The overall purpose of SCWK 5046 is to assist students to strengthen both their theoretical foundation for social work practice and their ability to integrate into their personal and professional lives developing knowledge, skills, and values.  This course will present some recent and critical developments in knowledge and theory along with a variety of theories that may enhance structural social work practice if integrated appropriately.  A variety of theories that inform direct practice approaches will be studied.

Class time will be spent introducing and critically exploring these theories and developments, and their application to social work practice.  Through this process students will be encouraged to clarify and articulate their own assumptions and beliefs, their approach to social work, and their ability to operationalize their approach in work at the individual, group, and community levels.  

As social work students begin their second theory course of the post-degree Bachelor of Social Work program, they have developed at least a beginning understanding of the assumptions and theoretical foundations for structural social work practice, and have had the opportunity to distinguish the ideological and practice differences between ‘conventional’ and structural social work.  As well, most students are beginning to develop a repertoire of generalist practice skills.  In this course, students have the opportunity to build on this foundation and develop strong links between theory and practice, so that they are prepared to actively engage in the practice of social work in their field placements and as they enter their professional social work careers.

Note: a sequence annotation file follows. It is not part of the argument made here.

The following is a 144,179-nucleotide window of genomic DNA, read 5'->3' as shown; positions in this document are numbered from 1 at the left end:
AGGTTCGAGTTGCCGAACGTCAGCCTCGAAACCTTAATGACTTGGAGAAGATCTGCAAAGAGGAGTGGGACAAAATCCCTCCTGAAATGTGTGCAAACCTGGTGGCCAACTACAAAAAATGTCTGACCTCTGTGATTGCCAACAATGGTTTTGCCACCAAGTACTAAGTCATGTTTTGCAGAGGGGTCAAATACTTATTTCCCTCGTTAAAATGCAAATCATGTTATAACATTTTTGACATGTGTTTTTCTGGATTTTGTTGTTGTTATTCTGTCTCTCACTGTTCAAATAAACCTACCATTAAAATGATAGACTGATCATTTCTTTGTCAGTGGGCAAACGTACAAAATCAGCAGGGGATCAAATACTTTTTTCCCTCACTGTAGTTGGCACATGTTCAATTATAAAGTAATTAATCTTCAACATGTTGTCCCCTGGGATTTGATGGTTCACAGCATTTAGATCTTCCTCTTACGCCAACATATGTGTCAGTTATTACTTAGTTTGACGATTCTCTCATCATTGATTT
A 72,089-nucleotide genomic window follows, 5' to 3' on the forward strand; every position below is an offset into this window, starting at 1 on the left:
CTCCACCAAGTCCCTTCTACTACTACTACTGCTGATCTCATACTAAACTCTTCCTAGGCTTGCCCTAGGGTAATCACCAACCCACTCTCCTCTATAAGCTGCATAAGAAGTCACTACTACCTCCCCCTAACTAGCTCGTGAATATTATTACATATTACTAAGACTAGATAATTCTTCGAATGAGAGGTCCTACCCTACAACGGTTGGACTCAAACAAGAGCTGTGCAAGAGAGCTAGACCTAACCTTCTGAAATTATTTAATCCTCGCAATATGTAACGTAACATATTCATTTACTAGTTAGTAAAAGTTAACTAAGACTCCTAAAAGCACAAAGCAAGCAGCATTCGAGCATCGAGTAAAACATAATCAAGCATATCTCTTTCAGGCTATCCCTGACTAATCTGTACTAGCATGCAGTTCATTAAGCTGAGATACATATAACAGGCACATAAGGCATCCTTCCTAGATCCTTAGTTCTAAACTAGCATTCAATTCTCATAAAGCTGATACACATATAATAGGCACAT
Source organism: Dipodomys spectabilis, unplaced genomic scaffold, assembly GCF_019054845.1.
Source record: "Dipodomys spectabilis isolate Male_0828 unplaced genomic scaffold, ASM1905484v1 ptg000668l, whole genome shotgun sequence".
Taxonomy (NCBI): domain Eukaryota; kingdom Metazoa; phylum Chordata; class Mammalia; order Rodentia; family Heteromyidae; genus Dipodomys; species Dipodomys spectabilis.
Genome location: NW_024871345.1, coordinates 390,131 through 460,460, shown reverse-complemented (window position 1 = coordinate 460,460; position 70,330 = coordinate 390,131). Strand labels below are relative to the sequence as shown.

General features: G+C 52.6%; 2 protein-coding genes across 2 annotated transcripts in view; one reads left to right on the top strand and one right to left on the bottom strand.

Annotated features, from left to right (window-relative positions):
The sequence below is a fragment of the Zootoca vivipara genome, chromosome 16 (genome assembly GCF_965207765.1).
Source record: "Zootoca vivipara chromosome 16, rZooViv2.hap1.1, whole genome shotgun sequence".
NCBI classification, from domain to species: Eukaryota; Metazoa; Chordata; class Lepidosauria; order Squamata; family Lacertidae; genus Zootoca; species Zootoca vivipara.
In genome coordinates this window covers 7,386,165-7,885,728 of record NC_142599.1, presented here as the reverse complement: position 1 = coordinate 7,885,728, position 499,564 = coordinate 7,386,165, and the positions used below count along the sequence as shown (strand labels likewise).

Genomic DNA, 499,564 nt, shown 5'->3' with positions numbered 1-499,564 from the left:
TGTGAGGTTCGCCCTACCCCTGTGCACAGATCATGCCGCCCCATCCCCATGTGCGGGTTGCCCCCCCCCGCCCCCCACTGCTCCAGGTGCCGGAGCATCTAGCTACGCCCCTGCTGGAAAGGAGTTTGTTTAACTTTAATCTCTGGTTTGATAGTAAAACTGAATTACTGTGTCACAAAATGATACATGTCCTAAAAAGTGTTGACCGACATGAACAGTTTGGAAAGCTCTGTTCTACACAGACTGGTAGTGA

Professional practice requires that each social worker has developed, and is able to articulate, their own approach to social work and those professional values are integrated with their personal belief system.  When social workers have a clear sense of their own assumptions and beliefs, they are in a much more effective position to be able to evaluate critically their own practice and, as a result, are more able to develop and enhance their knowledge and skills as they gain professional experience.

The overall purpose of SCWK 5046 is to assist students to strengthen both their theoretical foundation for social work practice and their ability to integrate into their personal and professional lives developing knowledge, skills, and values.  This course will present some recent and critical developments in knowledge and theory along with a variety of theories that may enhance structural social work practice if integrated appropriately.  A variety of theories that inform direct practice approaches will be studied.

The purpose of this course is to help students develop personal and professional skills for critical professional social work practice. This includes increasing self-awareness as important knowledge for practice; an emphasis on developing skills for experiential learning; an orientation to the values and characteristics of the social work profession, professionalism and social work practice; and the development of beginning competency in generic crisis intervention theory as well as skills common to all levels of social work practice. The course will also prepare students for their initial field education experience through the clarification of expectations of students in a field placement, including emphasis on preparation of learning contracts. This course intends that students will be able to generalize both personal and professional knowledge and skills to the broad range of clients, groups and communities with which they may intervene.

This course is designed to introduce students to child welfare systems in New Brunswick and Canada, and to examine the policies, procedures, and practices which have been developed to respond to the needs of children and adolescents.